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Readers Write: The Keys to Culture

By Dr. Jeff Mirus (bio - articles - email) | Jan 15, 2009

In the weeks since we started emphasizing the creation of authentic Catholic culture, readers have offered a variety of insights and suggestions. I would divide these into two sections: What we can’t do, and what we can.

Many readers have emphasized that we cannot hope to succeed in establishing a significant Catholic culture without bold episcopal leadership. In the larger social order, I suspect this is profoundly true. Unless we have excellent episcopal leadership, the Church cannot be strong; unless the Church is strong, Catholics will not be unified; unless Catholics are unified—that is, unless they act in large numbers according to a common set of values—they cannot have the desired major, upper-level impact on the formation of culture. However, I note as an enormous caveat that culture needs to be developed at every conceivable level and in every conceivable place. It is important to avoid thinking there is nothing we can do if we cannot immediately influence national and global attitudes.

This concern ties in with that of another group of readers who fear, precisely because we cannot presently act as a large unified body, that we also cannot win the culture wars. Again, at what we might call the “macro” level—the level of the “big decisions” in the larger socio-political order—this is probably true at the present moment. But what about at the “micro” level—the level of all those little things affecting home and family, workplace and school, community service and charitable works? Once again, while never failing to watch for opportunities at the macro level, we must not fall into the trap of believing that the “macro” is everything. The “macro” is only one part of what it takes to form a culture; usually it is the last piece to be put into place.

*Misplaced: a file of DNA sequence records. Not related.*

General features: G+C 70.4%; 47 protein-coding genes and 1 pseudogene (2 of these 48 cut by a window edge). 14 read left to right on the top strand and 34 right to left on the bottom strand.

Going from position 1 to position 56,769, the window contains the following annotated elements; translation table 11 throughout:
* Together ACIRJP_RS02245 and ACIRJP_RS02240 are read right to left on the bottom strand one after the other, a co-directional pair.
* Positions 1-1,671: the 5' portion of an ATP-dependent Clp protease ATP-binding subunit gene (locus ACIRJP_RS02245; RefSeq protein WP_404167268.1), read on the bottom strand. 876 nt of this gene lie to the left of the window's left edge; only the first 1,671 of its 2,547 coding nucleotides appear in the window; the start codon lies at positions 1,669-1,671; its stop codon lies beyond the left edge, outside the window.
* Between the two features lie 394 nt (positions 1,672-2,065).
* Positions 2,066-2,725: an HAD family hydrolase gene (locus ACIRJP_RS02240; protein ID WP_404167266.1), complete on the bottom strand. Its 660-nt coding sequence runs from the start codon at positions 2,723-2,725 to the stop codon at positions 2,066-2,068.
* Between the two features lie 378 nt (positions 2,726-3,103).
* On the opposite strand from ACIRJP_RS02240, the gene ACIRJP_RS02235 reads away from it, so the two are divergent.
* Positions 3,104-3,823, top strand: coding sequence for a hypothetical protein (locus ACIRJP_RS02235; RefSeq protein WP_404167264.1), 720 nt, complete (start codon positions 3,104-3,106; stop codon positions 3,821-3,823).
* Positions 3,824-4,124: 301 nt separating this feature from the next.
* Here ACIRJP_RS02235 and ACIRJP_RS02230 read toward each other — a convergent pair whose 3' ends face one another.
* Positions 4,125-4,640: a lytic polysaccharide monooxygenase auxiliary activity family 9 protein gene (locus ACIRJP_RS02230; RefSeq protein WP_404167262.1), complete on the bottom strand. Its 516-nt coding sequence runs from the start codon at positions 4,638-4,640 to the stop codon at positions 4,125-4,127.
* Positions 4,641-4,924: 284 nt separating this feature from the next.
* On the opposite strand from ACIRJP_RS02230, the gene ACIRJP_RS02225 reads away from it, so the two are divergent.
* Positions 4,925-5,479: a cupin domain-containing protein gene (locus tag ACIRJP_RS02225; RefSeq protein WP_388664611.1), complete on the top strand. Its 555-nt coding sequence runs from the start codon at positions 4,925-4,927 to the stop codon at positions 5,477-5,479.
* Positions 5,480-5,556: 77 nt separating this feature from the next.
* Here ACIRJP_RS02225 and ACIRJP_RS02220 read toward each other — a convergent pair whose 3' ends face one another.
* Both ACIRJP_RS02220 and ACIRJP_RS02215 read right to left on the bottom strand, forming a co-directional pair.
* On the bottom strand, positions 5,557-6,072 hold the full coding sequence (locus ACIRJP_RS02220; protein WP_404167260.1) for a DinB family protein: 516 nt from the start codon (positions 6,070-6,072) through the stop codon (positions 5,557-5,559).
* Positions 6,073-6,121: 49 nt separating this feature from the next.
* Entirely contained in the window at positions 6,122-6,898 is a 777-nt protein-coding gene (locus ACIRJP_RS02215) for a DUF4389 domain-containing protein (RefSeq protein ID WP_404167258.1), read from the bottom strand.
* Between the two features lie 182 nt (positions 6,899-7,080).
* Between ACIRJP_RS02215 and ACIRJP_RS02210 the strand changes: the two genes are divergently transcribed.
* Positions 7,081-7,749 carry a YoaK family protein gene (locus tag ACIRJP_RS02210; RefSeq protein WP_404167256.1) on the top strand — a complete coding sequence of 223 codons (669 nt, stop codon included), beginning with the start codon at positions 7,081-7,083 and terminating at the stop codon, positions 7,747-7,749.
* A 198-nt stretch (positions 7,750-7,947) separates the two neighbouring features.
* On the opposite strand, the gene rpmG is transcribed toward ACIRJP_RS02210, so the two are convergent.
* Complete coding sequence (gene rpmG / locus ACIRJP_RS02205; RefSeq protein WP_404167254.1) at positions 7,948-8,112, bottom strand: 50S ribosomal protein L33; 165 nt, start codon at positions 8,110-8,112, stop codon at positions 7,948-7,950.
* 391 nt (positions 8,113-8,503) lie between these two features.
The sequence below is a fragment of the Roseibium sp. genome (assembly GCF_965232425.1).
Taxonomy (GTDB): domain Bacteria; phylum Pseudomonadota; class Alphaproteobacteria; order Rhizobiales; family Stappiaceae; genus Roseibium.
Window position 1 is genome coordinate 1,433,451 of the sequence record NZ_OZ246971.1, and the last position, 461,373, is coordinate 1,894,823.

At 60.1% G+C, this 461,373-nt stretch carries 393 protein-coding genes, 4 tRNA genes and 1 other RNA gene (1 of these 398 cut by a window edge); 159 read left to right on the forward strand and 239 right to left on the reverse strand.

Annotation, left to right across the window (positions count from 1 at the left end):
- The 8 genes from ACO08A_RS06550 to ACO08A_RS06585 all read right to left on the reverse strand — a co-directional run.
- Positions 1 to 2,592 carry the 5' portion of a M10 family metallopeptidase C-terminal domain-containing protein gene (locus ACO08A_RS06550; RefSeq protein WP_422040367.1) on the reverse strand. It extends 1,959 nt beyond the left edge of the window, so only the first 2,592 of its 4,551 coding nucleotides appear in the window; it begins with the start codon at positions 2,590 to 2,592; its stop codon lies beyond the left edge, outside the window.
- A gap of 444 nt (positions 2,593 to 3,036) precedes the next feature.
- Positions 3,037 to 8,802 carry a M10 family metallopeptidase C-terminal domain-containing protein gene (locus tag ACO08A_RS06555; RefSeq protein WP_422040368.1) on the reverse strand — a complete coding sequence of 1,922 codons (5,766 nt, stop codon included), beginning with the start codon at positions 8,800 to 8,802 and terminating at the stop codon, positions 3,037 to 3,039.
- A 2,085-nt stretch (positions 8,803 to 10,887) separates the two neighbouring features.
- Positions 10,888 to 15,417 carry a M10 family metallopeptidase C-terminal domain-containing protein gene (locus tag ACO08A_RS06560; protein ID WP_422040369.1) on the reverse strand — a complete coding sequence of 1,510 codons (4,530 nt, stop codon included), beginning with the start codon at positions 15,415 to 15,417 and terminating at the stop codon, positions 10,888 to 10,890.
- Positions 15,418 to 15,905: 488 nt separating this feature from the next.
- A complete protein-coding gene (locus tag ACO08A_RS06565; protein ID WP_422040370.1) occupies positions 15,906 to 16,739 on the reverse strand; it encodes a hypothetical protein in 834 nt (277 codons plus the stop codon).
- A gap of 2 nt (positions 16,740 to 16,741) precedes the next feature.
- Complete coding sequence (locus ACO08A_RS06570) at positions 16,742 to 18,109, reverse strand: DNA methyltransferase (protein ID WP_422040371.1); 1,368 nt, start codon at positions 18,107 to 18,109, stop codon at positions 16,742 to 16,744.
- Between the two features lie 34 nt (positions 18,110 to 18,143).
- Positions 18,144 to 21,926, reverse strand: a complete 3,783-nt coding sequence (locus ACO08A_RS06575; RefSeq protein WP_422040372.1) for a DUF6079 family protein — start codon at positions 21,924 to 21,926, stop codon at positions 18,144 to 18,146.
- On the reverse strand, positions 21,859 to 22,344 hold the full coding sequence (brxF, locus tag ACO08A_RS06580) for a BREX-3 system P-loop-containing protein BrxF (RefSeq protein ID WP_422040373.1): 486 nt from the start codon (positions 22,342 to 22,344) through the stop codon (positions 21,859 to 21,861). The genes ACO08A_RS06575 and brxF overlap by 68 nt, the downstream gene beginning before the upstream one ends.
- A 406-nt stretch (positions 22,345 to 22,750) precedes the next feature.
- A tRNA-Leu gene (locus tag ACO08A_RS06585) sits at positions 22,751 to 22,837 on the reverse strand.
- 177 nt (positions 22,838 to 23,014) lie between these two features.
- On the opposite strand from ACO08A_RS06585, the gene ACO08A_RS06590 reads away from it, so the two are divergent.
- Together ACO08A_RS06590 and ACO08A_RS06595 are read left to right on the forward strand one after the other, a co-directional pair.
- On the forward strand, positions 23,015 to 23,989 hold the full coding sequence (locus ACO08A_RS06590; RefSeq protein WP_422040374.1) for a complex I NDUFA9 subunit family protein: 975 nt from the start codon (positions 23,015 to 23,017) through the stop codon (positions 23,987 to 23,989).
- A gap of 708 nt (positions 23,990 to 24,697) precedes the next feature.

We haven’t had a chorus of particular suggestions about forming Catholic culture, but several readers noted that just as the Sacred Liturgy is the chief cultural expression of the Church, so too ought it to be a driving force in the shaping of the larger culture surrounding the Church. There is a profound spiritual truth in this observation which is not quite captured by those who argue that only a particular language or a particular form of the Mass will do the trick. Languages and forms are not irrelevant, but they are helpful only insofar as they bind the hearts and minds of Catholics more closely to the sacred mysteries. The critical factor is the liturgy’s inherent capacity to form us into one body of Christ, all participating in the same sacrifice, all offering our lives both personally and corporately for the greater glory of God. Different forms may serve for different people, but true “active [spiritual] participation” in the liturgy, whether one believes it to be beautiful or ugly, is always a powerful engine of culture.

Several other readers pointed out that, culturally speaking, we get what we deserve. While this is largely true in our culture when considered at the “macro” level (that is, comparing the principal cultural characteristics of our society with the large numbers of people who hold the values these characteristics reflect), it is not necessarily true in every particular case. If someone has a deep and active respect for life, for example, he does not thereby deserve to live in a culture of death. No amount of prating about how he might have done more will justify such a dichotomy. But at the micro level, this does capture another important truth. For example, it will do no good to complain about the breakdown of the family if we simply take our own families for granted—if we fail to work and pray very hard to ensure the stability and fruitfulness of our own homes.

One is reminded of the last generation of presumptively good Catholics who, with little understanding and taking far too much for granted, blithely sent their children off to secularized colleges only to have them robbed of their faith. Many were, of course, taken by surprise, but in the spiritual life there is no truly good excuse for being taken unawares. And to this day, many don’t want to jeopardize Johnny’s “start in life” (or his ability to play a major sport at a high level) by sending him to a rock-solid Catholic school, or at least a school at which dormitories are not brothels. If we pay only lip service to our Faith, refusing to live counter-culturally, then we will get what we deserve every time. But turn this on its head, and you’ll see that there is a great deal most of us can do to deserve better. Yes, deserving better is a great way to start building Catholic culture.

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